AI Engine Driver External Interfaces - 2024.1 English

AI Engine System Software Driver Reference Manual (UG1642)

Document ID
Release Date
2024.1 English

There are three sets of external interfaces from the AI Engine driver:

  • AI Engine configuration
    • Processing core control, enable/disable, reset
    • ELF loading
    • Stream connection
    • Events and errors configuration and broadcasting and interrupt configuration
    • PL interface configuration
    • Tile DMA configuration
    • Tile locks configuration
    • AI Engine partition reset
    • AI Engine memory zeroization
    • Unused tiles- gating
    • ECC scrubbing configuration
  • Runtime data sharing
    • AI Engine interface tiles DMA configuration
    • Synchronization with locks
    • Helper function to allocate memory
  • Runtime monitor, debug, and trace APIs
    • Errors and events handling
    • Performance counter-configuration
    • Event trace configuration

The AI Engine embedded software driver is split into two sides: AI Engine driver client APIs and AI Engine I/O backend. The AI Engine driver client APIs provide cross OS and platforms APIs for applications and other libraries such as AI Engine compiler or Xilinx Runtime, to configure, program, and monitor AI Engine. The AI Engine driver backends provide OS and platform dependent implementations to access AI Engine hardware.

On Linux, AI Engine driver backend manages AI Engine hardware through the AI Engine Linux kernel driver. The Linux kernel AI Engine driver supports standard Linux file operations and sysfs. The applications or libraries can request AI Engine tile access, inquire AI Engine status, profile AI Engine usage, and debug AI Engine at runtime through Linux device file operations and sysfs.

Figure 1. AI Engine Driver External Interface to Application

With different I/O backends, the AI Engine driver functions can be used on different platforms and OSs, which can be the bare-metal platform with direct I/O backend, Linux OS with Linux backend, CDO generator with CDO backend, and host simulator with simulator backend. Also, it can be extended to other backends. For example, AI Engine supports control packets so that it is possible to stream in configuration and data to AI Engine. It is possible to extend the AI Engine backend to generate control packets.

The high-level tool, such as AI Engine compiler, defines configuration sequence and generates configuration control file and ELFs. You can manually implement the control application using direct calls and compile the ELF using the low level compiler. The following figures show the AI Engine configuration file generation and the runtime control. The AI Engine compiler generates AI configuration and runtime control sequence.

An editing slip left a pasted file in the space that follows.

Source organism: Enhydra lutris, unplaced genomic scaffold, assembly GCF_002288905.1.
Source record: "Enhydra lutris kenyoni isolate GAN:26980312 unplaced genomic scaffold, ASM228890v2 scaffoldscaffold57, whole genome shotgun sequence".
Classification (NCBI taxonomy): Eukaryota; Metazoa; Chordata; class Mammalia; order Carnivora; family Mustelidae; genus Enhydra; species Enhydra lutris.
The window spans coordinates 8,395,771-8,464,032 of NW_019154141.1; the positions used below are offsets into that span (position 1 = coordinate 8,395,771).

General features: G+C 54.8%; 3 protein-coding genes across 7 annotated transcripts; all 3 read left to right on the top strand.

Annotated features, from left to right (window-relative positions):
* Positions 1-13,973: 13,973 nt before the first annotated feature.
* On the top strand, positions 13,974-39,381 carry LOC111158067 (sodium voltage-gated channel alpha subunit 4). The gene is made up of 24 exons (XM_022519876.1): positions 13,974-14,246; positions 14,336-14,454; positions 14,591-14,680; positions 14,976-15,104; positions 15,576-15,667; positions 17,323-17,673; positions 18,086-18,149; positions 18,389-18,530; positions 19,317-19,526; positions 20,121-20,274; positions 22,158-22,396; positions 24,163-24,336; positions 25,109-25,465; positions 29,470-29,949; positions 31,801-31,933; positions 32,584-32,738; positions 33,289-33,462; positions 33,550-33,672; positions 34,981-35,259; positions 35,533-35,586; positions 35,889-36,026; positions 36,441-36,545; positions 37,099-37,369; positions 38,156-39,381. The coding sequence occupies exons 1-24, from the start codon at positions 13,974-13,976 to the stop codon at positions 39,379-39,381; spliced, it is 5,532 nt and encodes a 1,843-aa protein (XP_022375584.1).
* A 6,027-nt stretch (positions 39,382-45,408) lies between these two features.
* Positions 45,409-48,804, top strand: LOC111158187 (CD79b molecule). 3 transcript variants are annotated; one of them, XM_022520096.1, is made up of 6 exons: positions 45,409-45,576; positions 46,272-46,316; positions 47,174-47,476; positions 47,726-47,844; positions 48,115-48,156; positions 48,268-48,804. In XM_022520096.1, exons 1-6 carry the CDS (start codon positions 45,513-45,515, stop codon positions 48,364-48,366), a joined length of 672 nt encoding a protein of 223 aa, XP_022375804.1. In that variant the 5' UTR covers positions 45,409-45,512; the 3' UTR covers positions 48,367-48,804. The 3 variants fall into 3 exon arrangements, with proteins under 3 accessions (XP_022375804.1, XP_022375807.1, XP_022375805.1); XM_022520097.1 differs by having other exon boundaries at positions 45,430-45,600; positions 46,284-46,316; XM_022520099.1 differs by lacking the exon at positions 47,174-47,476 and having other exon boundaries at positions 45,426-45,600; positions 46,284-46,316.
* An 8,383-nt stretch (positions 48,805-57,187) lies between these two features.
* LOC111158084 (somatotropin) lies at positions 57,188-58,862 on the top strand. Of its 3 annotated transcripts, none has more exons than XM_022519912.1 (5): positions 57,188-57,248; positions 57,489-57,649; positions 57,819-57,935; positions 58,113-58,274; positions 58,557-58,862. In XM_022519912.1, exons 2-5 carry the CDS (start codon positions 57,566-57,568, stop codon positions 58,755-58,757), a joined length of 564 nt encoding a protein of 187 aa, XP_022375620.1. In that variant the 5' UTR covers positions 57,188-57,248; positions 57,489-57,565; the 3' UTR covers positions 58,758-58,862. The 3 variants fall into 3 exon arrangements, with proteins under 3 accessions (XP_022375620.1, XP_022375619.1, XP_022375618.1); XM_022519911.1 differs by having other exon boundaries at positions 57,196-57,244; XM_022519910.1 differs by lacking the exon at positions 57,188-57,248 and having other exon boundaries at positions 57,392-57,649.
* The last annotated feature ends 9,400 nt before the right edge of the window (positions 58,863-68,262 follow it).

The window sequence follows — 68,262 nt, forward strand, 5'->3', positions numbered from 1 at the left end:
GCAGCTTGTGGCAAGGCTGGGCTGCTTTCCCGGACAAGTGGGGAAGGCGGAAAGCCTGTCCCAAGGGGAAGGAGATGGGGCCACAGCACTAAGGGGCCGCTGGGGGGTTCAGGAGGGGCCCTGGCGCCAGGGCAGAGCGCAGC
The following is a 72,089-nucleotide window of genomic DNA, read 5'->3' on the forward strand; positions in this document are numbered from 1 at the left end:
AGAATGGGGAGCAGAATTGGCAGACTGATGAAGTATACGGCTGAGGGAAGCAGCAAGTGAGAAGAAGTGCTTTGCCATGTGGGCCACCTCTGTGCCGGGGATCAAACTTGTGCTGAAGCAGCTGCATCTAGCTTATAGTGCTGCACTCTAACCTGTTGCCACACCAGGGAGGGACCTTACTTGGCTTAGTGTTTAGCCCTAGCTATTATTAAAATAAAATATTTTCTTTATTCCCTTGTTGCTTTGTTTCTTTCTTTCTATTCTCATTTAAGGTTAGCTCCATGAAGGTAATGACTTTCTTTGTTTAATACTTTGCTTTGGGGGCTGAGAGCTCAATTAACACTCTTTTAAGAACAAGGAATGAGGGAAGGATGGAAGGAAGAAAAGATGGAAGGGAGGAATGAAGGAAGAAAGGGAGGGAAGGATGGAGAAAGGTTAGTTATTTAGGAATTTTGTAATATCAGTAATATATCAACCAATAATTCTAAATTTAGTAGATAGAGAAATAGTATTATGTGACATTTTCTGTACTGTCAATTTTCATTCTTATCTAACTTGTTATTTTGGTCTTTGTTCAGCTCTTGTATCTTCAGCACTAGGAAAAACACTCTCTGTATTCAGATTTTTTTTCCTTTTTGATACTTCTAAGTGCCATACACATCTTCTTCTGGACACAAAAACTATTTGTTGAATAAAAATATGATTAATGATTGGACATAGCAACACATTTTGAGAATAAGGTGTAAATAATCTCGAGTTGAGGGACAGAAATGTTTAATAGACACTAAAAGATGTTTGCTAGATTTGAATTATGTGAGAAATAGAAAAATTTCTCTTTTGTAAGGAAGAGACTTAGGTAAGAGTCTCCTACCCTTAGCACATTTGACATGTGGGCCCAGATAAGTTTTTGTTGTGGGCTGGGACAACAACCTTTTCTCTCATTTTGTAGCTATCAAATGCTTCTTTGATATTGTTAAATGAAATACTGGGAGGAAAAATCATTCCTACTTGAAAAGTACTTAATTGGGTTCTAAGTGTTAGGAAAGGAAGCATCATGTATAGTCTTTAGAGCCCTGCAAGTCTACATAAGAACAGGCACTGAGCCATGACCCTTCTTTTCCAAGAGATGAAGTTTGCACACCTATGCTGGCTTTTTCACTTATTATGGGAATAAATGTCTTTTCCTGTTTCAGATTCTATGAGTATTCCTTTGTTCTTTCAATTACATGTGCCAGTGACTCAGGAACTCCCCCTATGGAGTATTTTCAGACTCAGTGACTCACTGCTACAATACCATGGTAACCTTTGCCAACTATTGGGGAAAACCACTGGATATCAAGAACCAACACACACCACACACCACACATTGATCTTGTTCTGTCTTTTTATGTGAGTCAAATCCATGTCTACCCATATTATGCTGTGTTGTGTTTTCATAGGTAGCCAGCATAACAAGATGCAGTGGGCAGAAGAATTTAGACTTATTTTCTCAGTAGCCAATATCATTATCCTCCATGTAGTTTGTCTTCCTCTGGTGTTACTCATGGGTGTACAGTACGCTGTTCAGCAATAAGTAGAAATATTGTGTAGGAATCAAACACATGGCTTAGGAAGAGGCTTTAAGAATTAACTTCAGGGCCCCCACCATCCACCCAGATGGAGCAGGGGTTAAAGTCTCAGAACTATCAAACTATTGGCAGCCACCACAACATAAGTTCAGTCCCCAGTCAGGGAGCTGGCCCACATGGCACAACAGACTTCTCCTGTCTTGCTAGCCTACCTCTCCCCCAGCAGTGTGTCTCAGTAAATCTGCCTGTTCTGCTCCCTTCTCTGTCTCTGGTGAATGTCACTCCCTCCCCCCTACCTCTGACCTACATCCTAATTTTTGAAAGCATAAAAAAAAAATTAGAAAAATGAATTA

Figure 2. ELF / Configuration Generation at Build Time

This is the AI Engine control code generated implementing the init, run, and end graph APIs for the specific graph objects present in the program. This file is linked with the application main to create a PS thread for the simulator and bare-metal.
This is the AI Engine control code generated implementing the init, run, and end graph APIs for the specific graph objects present in the program. This file is linked with the application main to create a PS thread for the Linux application.
Figure 3. Generated AI Engine Graph Control Sequence
Figure 4. ELF Loading CDO

The aie_control.cpp is generated from the user-defined graph by the AI Engine compiler. The user-defined graph defines the connections between the AI Engine cores. The aie_control.cpp defines the configuration sequence, the enabling sequence, and the cleanup sequence. It can be compiled to run on the target. It can also be compiled on the host to generate the CDO. For more information about graph coding and complication, see the AI Engine Tools and Flows User Guide (UG1076).

If the AI Engine control application runs on PS processors, it can directly call the AI Engine driver APIs to configure AI Engine cores, and stream connections. If you choose to configure AI Engine with CDO, CDO and AI Engine ELFs can be loaded as part of boot PDI at boot time, or they can be loaded as partial PDI with FPGA manager at runtime. For Linux runtime, the partial PDI loads with FPGA manager.

Once the graph is set up, during runtime, the AI Engine embedded software driver plays a pivotal role in coordinating the application. It enables the application to dynamically adjust runtime parameters through XRT APIs. This facilitates the transfer of data between the application and AI Engine tiles, monitoring of events, errors, and the status of cores and DMAs, and, when necessary, resetting AI Engine tiles.